• Gait or behavioral biometric such as keystroke dynamics, mouse use, and walking patterns.
  • Heart rhythm can be used in wristbands and other devices for wireless identification to the computer, cars, house, and in stores for making payments,
  • Butt biometrics can be used to authenticate a user by the way they sit. This technology can be used in cars to start the car and adjust car preferences automatically,
  • Nose can be used to identify a person as it is a distinct human feature although it is often surgically modified and rendered useless for authentication,
  • Vein matching also uses a finger or a palm, but provides a few additional security benefits through vein analysis of only alive persons which makes it difficult to fake,
  • Sniff test although in early stages with 10% failure rate can filter out smells like hand cream or changes in odor caused by diet and disease with an artificial nose to identify a person.

Accuracy and affordability will determine which biometric technology will be the market leader. However regardless of product leadership, with increasing number of interconnected systems and devices, unauthorized parties must be kept out of systems and authorized parties must not be denied access to approved resources. Both scenarios present a big risk to the business whereby one leads to data breach with all sorts of consequences and the other leads to lost productivity and  inefficient operations. These challenges will be addressed by advanced identity and access management solutions which will shape the future of cybersecurity.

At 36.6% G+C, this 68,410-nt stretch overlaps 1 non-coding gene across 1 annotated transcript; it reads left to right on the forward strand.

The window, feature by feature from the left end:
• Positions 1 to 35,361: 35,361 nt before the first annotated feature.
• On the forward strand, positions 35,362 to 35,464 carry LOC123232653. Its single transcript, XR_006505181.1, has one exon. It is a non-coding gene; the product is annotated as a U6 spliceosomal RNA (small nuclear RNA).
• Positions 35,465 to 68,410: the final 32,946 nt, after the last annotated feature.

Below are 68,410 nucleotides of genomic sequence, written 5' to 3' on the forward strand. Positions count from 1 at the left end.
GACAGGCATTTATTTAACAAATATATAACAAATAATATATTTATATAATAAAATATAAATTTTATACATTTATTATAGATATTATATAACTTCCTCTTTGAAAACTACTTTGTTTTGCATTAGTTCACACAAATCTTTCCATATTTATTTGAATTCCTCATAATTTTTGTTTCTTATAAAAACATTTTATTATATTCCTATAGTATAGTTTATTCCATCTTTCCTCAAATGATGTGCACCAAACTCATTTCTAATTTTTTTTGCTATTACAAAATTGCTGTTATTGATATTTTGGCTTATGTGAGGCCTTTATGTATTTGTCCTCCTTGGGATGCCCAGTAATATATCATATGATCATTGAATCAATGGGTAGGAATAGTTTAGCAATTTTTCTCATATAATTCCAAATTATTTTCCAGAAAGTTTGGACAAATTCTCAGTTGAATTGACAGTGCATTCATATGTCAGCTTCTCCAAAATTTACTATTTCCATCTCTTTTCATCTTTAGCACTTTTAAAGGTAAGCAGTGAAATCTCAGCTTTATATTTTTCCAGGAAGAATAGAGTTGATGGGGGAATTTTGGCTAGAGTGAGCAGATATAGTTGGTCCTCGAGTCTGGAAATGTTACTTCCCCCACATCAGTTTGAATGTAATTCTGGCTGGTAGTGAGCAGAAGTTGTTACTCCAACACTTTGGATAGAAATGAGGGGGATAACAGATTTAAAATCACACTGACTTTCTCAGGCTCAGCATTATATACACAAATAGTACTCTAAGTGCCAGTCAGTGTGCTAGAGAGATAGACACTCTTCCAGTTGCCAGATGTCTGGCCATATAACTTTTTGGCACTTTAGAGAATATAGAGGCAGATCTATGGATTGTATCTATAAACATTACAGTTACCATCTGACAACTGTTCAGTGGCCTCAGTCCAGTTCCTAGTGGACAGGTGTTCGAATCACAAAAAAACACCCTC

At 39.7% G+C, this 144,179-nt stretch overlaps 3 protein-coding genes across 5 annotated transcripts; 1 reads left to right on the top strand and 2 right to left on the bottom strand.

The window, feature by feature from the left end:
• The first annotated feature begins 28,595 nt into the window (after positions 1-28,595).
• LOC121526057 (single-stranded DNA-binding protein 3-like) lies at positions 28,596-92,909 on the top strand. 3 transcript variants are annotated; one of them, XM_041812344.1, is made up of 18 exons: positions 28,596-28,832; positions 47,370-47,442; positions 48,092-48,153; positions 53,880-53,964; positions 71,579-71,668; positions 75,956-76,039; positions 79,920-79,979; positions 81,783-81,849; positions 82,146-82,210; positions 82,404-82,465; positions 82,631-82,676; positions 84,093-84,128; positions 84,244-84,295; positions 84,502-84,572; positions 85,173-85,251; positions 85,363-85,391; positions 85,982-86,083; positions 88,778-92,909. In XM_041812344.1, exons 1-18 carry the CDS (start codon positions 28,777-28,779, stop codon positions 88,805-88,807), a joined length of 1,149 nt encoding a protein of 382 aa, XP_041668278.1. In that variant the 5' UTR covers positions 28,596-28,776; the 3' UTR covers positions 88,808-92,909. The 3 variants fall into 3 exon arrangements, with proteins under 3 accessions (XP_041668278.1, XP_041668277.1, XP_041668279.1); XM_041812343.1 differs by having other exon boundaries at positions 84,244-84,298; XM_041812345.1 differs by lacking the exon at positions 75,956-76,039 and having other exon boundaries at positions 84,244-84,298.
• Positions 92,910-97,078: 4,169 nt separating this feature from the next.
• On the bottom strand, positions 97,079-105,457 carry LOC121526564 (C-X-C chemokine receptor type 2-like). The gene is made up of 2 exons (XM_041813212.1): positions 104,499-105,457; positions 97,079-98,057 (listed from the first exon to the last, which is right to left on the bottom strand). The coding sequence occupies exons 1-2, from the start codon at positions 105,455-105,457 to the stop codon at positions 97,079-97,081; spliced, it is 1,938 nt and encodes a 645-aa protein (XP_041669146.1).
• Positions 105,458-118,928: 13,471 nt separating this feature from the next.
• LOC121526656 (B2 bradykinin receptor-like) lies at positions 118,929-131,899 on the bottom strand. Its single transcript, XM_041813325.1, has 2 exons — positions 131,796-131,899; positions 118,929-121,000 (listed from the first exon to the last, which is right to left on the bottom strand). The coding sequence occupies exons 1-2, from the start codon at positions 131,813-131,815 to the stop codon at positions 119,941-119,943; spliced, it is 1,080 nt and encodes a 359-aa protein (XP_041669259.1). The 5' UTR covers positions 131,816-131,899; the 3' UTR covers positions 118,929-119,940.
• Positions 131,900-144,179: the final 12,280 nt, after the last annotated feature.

Future IAM Skills

Many of today’s identity and access management tasks will be automated whereby the work of access administrators will be handled by machines in which case robots will authorize and grant access to resources.

The rapid changes in technology and huge dump of data by robots will require future identity and access management professionals to have analytical and critical thinking skills to sort out useful data and make sense of all the machine reported  data. The work of identify and access management specialists will be to design the automated tasks performed by robots, override machine decisions, and act upon reported data.